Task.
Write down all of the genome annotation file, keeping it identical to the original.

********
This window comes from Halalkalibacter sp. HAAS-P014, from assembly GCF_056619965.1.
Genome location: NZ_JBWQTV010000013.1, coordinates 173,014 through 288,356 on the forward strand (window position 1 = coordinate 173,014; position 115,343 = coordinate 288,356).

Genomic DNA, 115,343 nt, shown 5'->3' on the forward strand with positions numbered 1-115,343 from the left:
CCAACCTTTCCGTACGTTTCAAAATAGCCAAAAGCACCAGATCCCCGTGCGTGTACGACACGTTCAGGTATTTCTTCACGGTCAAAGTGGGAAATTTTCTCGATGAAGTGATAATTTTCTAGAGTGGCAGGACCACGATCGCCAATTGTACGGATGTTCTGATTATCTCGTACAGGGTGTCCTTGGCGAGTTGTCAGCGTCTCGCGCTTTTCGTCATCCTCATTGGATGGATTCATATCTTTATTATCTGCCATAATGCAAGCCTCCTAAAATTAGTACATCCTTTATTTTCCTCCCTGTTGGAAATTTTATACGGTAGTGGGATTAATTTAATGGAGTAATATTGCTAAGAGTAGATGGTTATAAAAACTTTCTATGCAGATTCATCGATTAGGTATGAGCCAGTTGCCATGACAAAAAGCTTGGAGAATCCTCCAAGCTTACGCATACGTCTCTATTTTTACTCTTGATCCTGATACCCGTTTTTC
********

This window comes from Halalkalibacter sp. HAAS-P014, from assembly GCF_056619965.1.
Genome location: NZ_JBWQTV010000013.1, coordinates 173,014 through 288,356 on the forward strand (window position 1 = coordinate 173,014; position 115,343 = coordinate 288,356).

Genomic DNA, 115,343 nt, shown 5'->3' on the forward strand with positions numbered 1-115,343 from the left:
CCAACCTTTCCGTACGTTTCAAAATAGCCAAAAGCACCAGATCCCCGTGCGTGTACGACACGTTCAGGTATTTCTTCACGGTCAAAGTGGGAAATTTTCTCGATGAAGTGATAATTTTCTAGAGTGGCAGGACCACGATCGCCAATTGTACGGATGTTCTGATTATCTCGTACAGGGTGTCCTTGGCGAGTTGTCAGCGTCTCGCGCTTTTCGTCATCCTCATTGGATGGATTCATATCTTTATTATCTGCCATAATGCAAGCCTCCTAAAATTAGTACATCCTTTATTTTCCTCCCTGTTGGAAATTTTATACGGTAGTGGGATTAATTTAATGGAGTAATATTGCTAAGAGTAGATGGTTATAAAAACTTTCTATGCAGATTCATCGATTAGGTATGAGCCAGTTGCCATGACAAAAAGCTTGGAGAATCCTCCAAGCTTACGCATACGTCTCTATTTTTACTCTTGATCCTGATACCCGTTTTTC